The Square (2013) (Not Rated)
















"The Square" is now famous because of Netflix. The company, which has been raking in awards and breaking stereotypes this year has recently got its first Oscar nomination thanks to this film. Nominated for Best Documentary, "The Square" recounts the times of the Egyptian revolution from 2011 to present and I would argue that this is one of the most important films to come out in recent years. The film is much more important and too demanding to be remembered simply because of the company that released it.
I have often thought about what makes movies great. Not just entertaining. But what makes a movie truly great? The answer that I came up with is truth. Even in movies where there is no rational thought, if a truth can be revealed, the movie has a more likely chance of being great—this is my opinion, feel free to disagree. So documentaries already have this lined up. Some seek to educate, some seek to create a change, some seek to entertain.
"The Square" attempts to show change, ask for change, and pray for change.
Beginning in 2011, the film shows how Tahrir Square was occupied by protestors who were tired of the police brutality that civilians were receiving under the regime of the leader Mubarak. Days in and days out they spent time, exercising their right to a very large "sit-in". Soon, their numbers became too large to ignore and Mubarak resigned. The people rejoiced because they thought that they had won the battle and they soon dispersed.
But the regime continued. Though it was no longer Mubarak, it was people with his ideals that were now running Egypt and the people still were treated brutally. Back to the square went the people, but their power had decreased in drastic percentages. They didn't think their revolution through logically and assumed that the fall of Mubarak meant the same thing as a new regime. They found out differently.
In Tahrir Square, the revolution starts to grow again and the military force is unhappy with this. Violent outbreaks occur. The military will run over civilians with their jeeps and tanks, shoot live bullets at the protestors. Hundreds are wounded and many die, but the revolutions continue.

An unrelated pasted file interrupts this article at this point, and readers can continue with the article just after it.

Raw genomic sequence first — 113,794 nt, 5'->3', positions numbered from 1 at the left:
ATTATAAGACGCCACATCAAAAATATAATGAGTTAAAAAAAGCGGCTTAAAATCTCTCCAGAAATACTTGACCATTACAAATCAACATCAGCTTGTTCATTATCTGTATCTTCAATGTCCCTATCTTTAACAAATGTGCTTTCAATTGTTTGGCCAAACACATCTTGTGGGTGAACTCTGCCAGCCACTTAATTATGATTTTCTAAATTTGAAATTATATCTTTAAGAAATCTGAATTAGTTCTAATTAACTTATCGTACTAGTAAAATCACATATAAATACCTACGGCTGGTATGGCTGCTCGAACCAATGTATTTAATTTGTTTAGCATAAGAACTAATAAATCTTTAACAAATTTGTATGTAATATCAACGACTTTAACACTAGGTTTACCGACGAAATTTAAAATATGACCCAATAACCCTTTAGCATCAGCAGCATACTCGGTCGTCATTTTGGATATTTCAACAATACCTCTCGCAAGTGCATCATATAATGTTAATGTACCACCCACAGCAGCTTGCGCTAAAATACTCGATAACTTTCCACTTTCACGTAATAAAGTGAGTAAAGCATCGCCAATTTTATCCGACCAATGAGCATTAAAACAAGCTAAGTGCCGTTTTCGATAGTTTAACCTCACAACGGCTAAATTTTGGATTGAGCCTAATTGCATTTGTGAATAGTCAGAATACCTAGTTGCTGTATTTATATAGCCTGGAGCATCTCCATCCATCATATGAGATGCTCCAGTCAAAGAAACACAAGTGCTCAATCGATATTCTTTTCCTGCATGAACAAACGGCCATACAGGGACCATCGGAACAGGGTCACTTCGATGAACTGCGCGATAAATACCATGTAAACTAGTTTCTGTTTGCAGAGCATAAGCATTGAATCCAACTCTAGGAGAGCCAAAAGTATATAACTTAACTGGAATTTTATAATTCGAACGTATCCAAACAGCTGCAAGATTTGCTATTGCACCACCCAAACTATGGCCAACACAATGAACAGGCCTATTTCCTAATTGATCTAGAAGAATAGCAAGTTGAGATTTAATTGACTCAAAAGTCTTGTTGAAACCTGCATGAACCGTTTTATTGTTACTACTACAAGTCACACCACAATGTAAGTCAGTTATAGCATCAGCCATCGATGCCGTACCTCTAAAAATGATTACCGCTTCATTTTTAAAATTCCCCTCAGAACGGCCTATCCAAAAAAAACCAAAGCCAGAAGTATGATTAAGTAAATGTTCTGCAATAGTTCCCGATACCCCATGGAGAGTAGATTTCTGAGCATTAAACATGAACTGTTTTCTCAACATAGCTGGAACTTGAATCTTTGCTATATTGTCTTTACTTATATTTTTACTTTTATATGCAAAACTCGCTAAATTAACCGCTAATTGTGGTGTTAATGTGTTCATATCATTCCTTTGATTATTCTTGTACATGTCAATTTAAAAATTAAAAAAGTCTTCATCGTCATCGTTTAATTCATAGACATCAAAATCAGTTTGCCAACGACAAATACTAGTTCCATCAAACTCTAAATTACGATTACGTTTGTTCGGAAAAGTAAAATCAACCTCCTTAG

Shot in many different ways, we are left with a decision to make for ourselves. Obviously, the film caters to the protestors, but they are not so easily defined as "those who hate the state". There is one group who just wants their civil rights, the original protestors if we are to believe the film; and then there's the Muslim Brotherhood which piggybacked the emotion of the protest and overwhelmed it, consumed with their own agenda.
Now the rebels are fighting amongst themselves and even less is happening.
"The Square" is a film that has no resolution because no resolution is clearly visible without years of hindsight. The protestors pray that they have made the right decision and they continue to fight for their rights; but in the end, how do they know they are being successful? What will give them gratification?
One of the men interviewed in the film, actor Khalid Abdala, makes a very interesting and revealing statement. He's talking to his father and he says that if he is able to gain a centimeter, he will gain it—if he can force a hand, he will force it. Why, when he has the capability to protest, would he not?
The main force of the main, the man interviewed the most often is Ahmed Hassan. He embodies the voice of the people in all its passion, truth, and irrationality.
Director Jehane Noujaim does a remarkable thing with this movie. She manages to create an emotionally compelling, equally balanced piece that never feels preachy.
Deeply human, important to see, "The Square" is a film that will never lose its potency.
It sometimes gets carried away by its own sentimentality, but how could it not? Faced with the trials of the people for years on end, this film has a right to overplay its card.
It will go down in the books and Netflix's name will be forgotten, because the film is transcending.








Score: ★★★★

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